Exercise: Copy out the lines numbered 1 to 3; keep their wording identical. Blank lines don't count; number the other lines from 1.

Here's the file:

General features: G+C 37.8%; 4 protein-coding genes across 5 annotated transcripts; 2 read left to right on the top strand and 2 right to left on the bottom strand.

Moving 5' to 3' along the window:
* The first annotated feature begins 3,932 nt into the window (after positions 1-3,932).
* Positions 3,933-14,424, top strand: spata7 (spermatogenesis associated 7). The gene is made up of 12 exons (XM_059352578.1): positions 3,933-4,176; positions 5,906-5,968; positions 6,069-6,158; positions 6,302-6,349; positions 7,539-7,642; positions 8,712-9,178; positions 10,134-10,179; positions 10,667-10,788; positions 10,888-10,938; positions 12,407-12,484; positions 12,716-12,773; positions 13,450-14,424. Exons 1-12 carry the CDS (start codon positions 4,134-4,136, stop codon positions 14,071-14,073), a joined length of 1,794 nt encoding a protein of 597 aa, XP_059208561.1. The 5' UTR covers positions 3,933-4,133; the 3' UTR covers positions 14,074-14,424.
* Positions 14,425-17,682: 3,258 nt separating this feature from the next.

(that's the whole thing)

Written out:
General features: G+C 37.8%; 4 protein-coding genes across 5 annotated transcripts; 2 read left to right on the top strand and 2 right to left on the bottom strand.

Moving 5' to 3' along the window:
* The first annotated feature begins 3,932 nt into the window (after positions 1-3,932).